ENGL 206
Fiction Writing
(3 credits) Introduction to fiction writing with a concentration on descriptive technique. Readings in the short story. PREREQ: ENGL 102.

Community and Environmental Health

CourseDescription
ENVHLTH 101
Medical Terminology
(3 credits) Introduction to Greek and Latin prefixes, suffixes, combining forms and roots used in medical terminology, as well as the study of anatomical, physiological, and pathological terms, clinical procedures, abbreviations, and lab tests according to systems of the body. Medical terminology is treated as a medical language and clinical application is stressed.

Environmental Studies

CourseDescription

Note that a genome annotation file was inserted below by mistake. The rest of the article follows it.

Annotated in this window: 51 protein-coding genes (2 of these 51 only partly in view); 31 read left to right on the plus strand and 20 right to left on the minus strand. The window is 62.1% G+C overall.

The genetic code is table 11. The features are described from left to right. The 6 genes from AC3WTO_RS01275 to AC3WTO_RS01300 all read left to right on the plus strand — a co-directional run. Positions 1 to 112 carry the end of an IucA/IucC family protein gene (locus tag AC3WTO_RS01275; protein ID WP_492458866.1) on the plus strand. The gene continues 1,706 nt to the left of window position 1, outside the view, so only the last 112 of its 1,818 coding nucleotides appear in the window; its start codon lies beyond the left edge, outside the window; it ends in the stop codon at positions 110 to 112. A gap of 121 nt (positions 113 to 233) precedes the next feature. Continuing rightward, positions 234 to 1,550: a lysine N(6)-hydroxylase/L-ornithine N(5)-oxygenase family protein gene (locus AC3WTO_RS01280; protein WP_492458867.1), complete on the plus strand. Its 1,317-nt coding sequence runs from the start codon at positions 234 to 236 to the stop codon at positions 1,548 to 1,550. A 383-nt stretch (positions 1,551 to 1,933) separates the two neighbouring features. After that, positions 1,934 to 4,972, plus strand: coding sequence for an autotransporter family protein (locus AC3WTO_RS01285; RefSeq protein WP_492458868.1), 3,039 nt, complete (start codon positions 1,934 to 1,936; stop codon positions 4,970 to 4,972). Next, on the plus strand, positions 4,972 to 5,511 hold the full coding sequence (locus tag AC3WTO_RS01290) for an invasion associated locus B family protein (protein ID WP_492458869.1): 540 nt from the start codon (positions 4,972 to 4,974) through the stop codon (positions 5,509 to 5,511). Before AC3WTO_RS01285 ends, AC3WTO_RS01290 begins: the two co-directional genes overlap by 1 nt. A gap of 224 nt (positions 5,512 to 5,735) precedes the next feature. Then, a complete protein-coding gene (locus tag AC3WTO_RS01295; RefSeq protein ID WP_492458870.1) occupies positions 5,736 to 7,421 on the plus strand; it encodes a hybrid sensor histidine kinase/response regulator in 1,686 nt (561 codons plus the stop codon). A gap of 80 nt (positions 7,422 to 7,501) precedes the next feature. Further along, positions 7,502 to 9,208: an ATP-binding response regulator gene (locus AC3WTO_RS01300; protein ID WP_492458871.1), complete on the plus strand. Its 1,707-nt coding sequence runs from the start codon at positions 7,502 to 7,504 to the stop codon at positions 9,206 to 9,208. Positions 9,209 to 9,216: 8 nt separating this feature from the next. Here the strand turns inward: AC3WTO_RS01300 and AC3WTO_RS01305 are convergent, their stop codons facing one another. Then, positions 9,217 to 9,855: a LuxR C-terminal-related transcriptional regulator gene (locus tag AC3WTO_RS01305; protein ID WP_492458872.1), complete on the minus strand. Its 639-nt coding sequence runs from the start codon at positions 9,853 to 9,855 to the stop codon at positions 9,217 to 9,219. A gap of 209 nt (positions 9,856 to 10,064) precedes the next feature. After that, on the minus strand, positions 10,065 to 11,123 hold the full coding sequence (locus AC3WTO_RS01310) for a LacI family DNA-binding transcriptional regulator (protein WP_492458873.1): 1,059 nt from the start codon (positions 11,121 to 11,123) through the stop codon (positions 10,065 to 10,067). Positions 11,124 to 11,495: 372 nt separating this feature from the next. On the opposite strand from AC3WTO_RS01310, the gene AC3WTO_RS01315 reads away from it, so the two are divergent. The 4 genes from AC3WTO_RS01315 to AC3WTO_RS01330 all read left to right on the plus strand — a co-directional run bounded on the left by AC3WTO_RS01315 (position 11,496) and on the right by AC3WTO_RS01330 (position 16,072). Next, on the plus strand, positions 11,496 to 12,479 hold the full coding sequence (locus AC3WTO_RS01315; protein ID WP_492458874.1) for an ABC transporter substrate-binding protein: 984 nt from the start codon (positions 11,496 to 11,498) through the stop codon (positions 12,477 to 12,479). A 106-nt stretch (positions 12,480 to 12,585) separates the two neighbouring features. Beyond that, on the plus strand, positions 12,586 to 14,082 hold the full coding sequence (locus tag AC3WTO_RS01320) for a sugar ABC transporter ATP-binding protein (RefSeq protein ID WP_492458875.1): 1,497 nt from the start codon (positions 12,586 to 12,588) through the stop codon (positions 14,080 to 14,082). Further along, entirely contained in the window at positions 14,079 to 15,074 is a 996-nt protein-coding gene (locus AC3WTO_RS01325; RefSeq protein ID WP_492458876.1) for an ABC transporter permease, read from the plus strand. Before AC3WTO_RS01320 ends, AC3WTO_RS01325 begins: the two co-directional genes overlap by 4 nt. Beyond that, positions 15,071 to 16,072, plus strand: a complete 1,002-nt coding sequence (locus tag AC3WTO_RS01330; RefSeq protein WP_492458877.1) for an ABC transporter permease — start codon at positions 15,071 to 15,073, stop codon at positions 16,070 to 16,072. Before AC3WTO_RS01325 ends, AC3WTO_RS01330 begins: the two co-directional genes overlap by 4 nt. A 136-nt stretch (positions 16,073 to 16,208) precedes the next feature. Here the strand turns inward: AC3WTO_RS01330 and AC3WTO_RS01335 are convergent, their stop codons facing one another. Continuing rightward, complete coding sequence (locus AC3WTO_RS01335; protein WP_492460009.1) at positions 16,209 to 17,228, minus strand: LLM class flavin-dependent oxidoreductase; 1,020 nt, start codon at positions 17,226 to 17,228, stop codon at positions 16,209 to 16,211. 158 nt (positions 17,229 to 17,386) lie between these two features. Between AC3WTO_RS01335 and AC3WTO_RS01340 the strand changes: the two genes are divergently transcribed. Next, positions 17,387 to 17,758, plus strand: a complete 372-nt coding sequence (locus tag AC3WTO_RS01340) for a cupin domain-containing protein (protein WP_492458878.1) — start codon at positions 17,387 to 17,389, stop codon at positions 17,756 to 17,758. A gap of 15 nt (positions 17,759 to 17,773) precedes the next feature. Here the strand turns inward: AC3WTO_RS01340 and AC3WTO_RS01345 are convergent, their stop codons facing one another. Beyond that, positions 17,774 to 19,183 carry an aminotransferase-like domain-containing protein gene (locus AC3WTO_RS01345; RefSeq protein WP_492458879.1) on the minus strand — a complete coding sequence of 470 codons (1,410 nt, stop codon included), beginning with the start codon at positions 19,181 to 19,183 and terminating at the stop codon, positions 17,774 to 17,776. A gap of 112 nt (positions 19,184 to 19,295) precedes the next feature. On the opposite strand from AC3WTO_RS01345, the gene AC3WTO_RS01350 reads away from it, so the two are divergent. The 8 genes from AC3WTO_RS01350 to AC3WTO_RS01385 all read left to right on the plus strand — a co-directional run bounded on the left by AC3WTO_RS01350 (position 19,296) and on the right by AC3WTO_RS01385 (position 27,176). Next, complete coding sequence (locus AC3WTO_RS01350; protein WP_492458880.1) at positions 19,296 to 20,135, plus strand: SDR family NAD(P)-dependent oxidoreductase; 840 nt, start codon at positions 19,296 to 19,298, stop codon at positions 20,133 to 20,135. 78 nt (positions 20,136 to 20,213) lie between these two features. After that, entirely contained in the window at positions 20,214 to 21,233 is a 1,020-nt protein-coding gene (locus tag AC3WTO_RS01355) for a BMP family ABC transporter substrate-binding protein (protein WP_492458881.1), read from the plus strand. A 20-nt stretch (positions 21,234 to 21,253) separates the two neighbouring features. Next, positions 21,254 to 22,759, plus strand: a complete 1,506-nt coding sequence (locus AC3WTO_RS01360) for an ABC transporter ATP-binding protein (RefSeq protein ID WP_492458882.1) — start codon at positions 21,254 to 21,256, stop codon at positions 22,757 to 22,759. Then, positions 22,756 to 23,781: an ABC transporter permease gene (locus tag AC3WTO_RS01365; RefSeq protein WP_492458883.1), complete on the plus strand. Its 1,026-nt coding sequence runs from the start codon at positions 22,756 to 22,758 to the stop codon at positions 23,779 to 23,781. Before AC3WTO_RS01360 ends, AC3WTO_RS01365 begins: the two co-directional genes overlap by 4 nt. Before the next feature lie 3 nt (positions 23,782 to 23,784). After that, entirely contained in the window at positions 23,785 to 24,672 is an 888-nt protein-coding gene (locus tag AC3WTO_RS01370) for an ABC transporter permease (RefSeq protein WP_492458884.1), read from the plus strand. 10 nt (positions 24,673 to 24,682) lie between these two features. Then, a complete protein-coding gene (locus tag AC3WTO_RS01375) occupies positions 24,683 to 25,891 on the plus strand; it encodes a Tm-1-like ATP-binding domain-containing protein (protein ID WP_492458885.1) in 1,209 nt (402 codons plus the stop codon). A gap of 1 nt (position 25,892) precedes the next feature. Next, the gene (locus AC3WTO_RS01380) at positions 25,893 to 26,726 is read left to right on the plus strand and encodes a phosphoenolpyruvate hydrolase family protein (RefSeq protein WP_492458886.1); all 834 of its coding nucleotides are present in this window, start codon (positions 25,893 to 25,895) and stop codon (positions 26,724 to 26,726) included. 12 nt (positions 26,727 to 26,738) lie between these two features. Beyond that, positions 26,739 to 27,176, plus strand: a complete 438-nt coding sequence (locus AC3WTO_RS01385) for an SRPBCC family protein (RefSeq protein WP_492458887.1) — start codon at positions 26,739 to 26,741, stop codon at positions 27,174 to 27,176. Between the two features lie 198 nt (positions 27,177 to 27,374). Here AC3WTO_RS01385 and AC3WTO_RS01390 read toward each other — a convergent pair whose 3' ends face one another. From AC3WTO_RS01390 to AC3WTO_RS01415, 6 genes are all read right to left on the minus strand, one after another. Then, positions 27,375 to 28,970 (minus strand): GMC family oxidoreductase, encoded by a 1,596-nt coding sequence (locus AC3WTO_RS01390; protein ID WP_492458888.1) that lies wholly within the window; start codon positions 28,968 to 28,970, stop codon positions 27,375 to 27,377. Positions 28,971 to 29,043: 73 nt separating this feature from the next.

ENVSTD 121
Introduction to Environmental Studies
(3 credits) Introduction to the interdisciplinary nature of environmental concepts and issues. Integrates scientific, socio-political, and humanistic approaches to the understanding of nature and of how humans interact with the rest of nature.

Foundations of Education

CourseDescription
ED-CIFS 201
Foundations of Education
(3 credits) Social, multicultural, philosophical, and historical perspectives in education; current educational issues; and problems of education. It provides a conceptual framework from which students will learn to reflect upon and question American public education.

French

CourseDescription
FRENCH 101
Elementary French I
(4 credits) Develops beginning abilities in all four languages skills: speaking, reading, writing, and listening. Offers basic study of grammatical structures and vocabulary in a communicative context. Introduces students to Francophone cultures. Students who successfully complete this course may not receive credit for FRENCH 111 or 112.